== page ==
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Patients with metastatic urothelial cancer receive first-line treatment with platinum-based chemotherapy and second-line treatment with a checkpoint inhibitor. There is currently no approved third-line therapy for this malignancy. The investigational antibody-drug conjugate enfortumab vedotin may be a good choice for third-line therapy, based on the results of a phase 2 clinical trial presented at the 2019 American Society of Clinical Oncology (ASCO) Annual Meeting.

On August 16, 2019, the FDA approved upadacitinib (Rinvoq, AbbVie), a Janus kinase inhibitor, for the treatment of adult patients with moderate-to-severe active rheumatoid arthritis (RA) who have had an inadequate response or intolerance to methotrexate.
Enzalutamide (Xtandi) and apalutamide (Erleada) had strong showings in 2 separate, randomized phase 3 clinical trials demonstrating that these drugs delay disease progression when added to background androgen-deprivation therapy (ADT) in ­patients with metastatic, hormone-­sensitive prostate cancer.
On July 24, 2019, the US Food and Drug Administration approved adalimumab-bwwd (Hadlima; Samsung Bioepis), a biosimilar to adalimumab (Humira; AbbVie) for the treatment of patients with rheumatoid arthritis, juvenile idiopathic arthritis, psoriatic arthritis, ankylosing spondylitis, adult Crohn’s disease, ulcerative colitis, and plaque psoriasis.
Darolutamide, an investigational androgen receptor inhibitor, significantly improved metastasis-free survival in men with high-risk nonmetastatic castration-resistant prostate cancer (CRPC) compared with placebo in a large phase 3 clinical trial.
Patients can be successfully managed with minimal opioid medication after urologic oncology surgery, said Kerri Stevenson, MN, NP-C, RNFA, CWOCN, Lead Advanced Practice Provider – Interventional Radiology, Stanford Health Care, CA, at the 2018 ASCO Quality Care Sym­posium.
The US Food and Drug Administration (FDA) has approved etanercept-szzs, a biosimilar to etanercept (Enbrel), for the treatment of multiple inflammatory diseases, according to an announcement by the organization. The biosimilar injection has been approved to treat patients with moderate-to-severe rheumatoid arthritis; moderate-to-severe polyarticular juvenile idiopathic arthritis; active psoriatic arthritis; active ankylosing spondylitis; and chronic, moderate-to-severe plaque psoriasis.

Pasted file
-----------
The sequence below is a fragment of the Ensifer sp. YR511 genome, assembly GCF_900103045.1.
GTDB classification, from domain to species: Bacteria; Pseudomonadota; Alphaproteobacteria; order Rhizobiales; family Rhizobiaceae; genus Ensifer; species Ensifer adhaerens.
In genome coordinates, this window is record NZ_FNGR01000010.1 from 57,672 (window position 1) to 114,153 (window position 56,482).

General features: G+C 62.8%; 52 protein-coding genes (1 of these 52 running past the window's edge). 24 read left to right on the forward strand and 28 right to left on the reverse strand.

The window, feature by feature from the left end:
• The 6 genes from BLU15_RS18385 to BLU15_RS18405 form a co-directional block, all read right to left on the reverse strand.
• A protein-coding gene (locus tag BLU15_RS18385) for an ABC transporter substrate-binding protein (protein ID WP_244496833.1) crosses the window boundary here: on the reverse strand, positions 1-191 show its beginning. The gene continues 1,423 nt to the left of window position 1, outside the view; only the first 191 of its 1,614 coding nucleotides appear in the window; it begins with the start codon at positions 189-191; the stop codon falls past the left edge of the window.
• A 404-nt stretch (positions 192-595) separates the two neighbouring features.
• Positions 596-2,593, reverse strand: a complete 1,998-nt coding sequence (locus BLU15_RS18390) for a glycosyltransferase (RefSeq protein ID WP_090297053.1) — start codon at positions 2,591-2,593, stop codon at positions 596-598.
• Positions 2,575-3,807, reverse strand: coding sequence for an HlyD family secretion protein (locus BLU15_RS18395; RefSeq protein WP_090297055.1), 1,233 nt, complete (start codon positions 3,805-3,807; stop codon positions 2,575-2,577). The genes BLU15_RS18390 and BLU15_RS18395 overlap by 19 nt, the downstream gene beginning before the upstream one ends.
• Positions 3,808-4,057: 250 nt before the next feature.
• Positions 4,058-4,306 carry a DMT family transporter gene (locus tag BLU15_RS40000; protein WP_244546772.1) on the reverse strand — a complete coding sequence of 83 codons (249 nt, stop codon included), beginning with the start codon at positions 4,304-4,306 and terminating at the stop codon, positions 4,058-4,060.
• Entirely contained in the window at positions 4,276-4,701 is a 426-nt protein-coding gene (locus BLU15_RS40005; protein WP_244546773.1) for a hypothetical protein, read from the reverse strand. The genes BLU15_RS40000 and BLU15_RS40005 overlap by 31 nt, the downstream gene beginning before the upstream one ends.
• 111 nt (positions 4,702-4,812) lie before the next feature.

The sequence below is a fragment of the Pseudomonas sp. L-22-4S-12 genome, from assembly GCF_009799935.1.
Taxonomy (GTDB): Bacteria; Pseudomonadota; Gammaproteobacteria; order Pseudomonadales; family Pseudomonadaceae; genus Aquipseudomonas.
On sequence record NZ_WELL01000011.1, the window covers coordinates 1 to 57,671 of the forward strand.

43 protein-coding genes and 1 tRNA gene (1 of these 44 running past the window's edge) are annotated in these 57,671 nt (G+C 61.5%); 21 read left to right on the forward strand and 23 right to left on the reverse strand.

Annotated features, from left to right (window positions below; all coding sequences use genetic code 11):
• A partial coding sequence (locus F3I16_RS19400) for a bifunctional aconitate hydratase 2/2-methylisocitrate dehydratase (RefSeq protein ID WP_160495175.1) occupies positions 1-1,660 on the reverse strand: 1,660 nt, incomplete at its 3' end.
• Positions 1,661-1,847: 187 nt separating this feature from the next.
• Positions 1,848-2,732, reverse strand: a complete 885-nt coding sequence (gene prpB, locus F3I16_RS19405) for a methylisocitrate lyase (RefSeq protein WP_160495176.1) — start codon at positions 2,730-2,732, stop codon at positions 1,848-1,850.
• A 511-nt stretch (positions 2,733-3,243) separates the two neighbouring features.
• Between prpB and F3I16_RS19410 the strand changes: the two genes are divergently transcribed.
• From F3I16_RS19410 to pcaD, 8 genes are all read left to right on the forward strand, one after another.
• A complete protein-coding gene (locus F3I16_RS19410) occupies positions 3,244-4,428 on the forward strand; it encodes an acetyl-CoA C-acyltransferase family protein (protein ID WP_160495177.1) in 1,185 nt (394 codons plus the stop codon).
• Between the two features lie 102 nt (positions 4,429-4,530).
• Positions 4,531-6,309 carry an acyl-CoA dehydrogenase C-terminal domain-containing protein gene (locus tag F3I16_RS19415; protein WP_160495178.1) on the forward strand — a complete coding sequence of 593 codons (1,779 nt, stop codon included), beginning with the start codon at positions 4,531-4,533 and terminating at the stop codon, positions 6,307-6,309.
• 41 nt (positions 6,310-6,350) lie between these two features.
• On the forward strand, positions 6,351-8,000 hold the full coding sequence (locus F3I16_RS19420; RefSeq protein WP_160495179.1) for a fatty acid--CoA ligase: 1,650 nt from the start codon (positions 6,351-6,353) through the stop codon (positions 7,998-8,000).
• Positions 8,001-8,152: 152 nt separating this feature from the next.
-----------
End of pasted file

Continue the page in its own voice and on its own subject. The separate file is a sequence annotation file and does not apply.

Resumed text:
Immediate-release opioid analgesics will now require boxed warnings regarding the serious risks for abuse, addiction, overdose, neonatal opioid withdrawal syndrome (NOWS), and death associated with the drugs, according to an announcement by the US Food and Drug Administration (FDA). This is the latest in a number of steps recently outlined by the FDA in their bid to reassess their approach to opioid medications.
Ixekizumab (Taltz) has been approved by the US Food and Drug Administration (FDA) for use in patients with moderate-to-severe plaque psoriasis, the agency has announced. Administered as an injection, ixekizumab is an antibody that binds and inhibits the inflammatory response of the inflammation-causing interleukin-17A protein.
The US Food and Drug Administration (FDA) announced the approval of Inflectra (infliximab-dyyb)—a biosimilar to Remicade (infliximab)—for patients with chronic severe plaque psoriasis, and active ankylosing spondylitis or psoriatic arthritis. The biosimilar is also indicated for adult patients with moderately to severely active ulcerative colitis who have inadequately responded to standard therapy; in combination with methotrexate for patients with moderately to severely active rheumatoid arthritis; and patients aged ≥6 years with moderately to severely active Crohn’s disease who have had an inadequate response to conventional therapy. Inflectra is the second biosimilar approved by the FDA.
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